The leaders of the Center Union and the Conservative Party, respectively George Papandreou and Panayiotis Kannelopoulos are kept under house arrest.  So is the conservative newspaper editor Eleni Vlachou.

King Constantine, Greece’s 27 year old monarch, seems at first to acquiesce in the colonel’s take-over.  Then, in December 1967, he stages an ill-planned counter-coup which fails, and he flees into exile in Rome.

In November 1967, civil strife breaks out between the Greek and Turkish communities on Cyprus, an island with a large Greek majority, 50 miles below the southern coast of Turkey.

George Mylonas

George Mylonas

In August 1968, the same month as the Soviet invasion of Czechoslovakia, the Junta arrests the Centrist former deputy and minister George Mylonas in Athens and exiles him to the remote Aegean island of Amorgos.  Mylonas is a well-connected member of the previously ruling Athenian elite.  Mylonas is held in captivity on Amorgos, where he lives alone in a house in full view of the village, and is forced to sign in at the police station at nine in the morning and six the evening.

In 1968, Amnesty International issues a report, co-authored by an American lawyer James Becket, documenting cases of torture of prisoners by members of the Greek security forces.  In the spring and summer of 1969, faced with the growing opposition to the Junta among the European nations, the American government is reported to be looking for an exit strategy that will find an alternative to the colonels.

Konstantinos Mitsotakis

Konstantinos Mitsotakis

Konstantinos Mitsotakis, a centrist deputy who broke with the Papandreous in 1965, attempts to bridge the gap between the Centrists and the Conservatives.

He urges Mylonas’s son-in-law, Elias Kulukundis, the author, to organize Mylonas’s escape from Amorgos so that Mylonas can be a third member of a Coalition of National Unity to replace the Junta.  Kulukundis pretends to be daunted by the difficulties of a rescue, but actually is already planning one.

Gavra's Film 'Z'

Gavra’s Film ‘Z’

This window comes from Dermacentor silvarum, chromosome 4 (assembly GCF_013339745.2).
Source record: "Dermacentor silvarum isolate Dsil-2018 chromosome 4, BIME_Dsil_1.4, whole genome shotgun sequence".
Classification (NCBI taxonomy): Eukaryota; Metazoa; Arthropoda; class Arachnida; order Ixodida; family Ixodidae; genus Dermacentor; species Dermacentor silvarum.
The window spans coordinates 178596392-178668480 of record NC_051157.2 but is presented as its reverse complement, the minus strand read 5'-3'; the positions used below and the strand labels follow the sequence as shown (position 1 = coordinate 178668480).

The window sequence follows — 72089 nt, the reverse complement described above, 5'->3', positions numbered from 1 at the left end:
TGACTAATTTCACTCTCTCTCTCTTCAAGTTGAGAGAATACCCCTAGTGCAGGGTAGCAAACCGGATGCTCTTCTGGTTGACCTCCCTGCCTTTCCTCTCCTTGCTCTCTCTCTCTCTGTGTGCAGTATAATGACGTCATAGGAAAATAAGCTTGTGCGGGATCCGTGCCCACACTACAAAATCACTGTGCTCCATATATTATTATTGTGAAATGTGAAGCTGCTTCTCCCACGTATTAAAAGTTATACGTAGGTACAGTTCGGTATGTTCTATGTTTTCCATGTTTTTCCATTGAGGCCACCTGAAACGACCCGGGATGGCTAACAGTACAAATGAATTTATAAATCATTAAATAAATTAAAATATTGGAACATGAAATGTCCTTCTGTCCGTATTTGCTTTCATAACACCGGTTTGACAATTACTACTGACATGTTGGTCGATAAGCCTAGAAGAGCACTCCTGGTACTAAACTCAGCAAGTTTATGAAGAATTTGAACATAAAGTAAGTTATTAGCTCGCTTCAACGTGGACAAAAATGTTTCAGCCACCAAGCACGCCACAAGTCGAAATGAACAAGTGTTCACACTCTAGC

In 1969, Costa-Gavras’s film Z, based on the assassination of Lambrakis and its cover-up by the Salonika police, plays to packed theaters in Western Europe.

Constantine Kollias, the Chief Justice of the Supreme Court who at the time of the Lambrakis “incident” attempted to dissuade Sartzetakis from pursuing his investigation, becomes a figure-head civilian prime minister in the colonels’ government.

The Junta bans the showing of Z in Greece, and forbids the reading of a long list of authors including Aeschylus and Dostoevsky. 

After escaping from Amorgos, fearing criticism from the left, Mylonas refuses to join a coalition with Karamanlis.  Nevertheless, the publicity surrounding his escape creates adverse publicity for the Junta at the time they are facing expulsion from the Council of Europe.  In December 1969, the colonels resign from the Council to avoid expulsion.

November 1973, students barricade themselves inside the Athens Polytechnic.  They seize the radio station and begin to make anti-Junta broadcasts.  Papadopoulos sends in the tanks and 80 students die in the assault.  Papadopoulos resigns in favor of Colonel Ioannides, head of the military police.  Everyone knows the end of the junta is near, but no one can say how it will come about.

Konstantinos Karamanlis

Konstantinos Karamanlis

Eight months later, in July 1974, the colonels stage a coup against the government of Cyprus, which leads directly to the Turkish invasion and the de-facto partition of the island.  Disgraced before the nation and the international community and consequently their American sponsors, the colonels resign and call on former Prime Minister Karamanlis to form a government of national unity as he had been willing to do since 1969.  He flies to Athens in a jet lent to him by President Giscard d’Estaing of France.

The popular augury has come true—Greece’s “solution” has come from Cyprus, though at the cost of 6,000 Cypriots killed in the coup and the subsequent Turkish invasion.

August 1977, Archbishop Makarios dies in office, with the country still divided.  The part of the Republic of Cyprus which has remained in Greek-Cypriot hands, is admitted to the European Union in 2004, while northern Cyprus is recognized only by Turkey.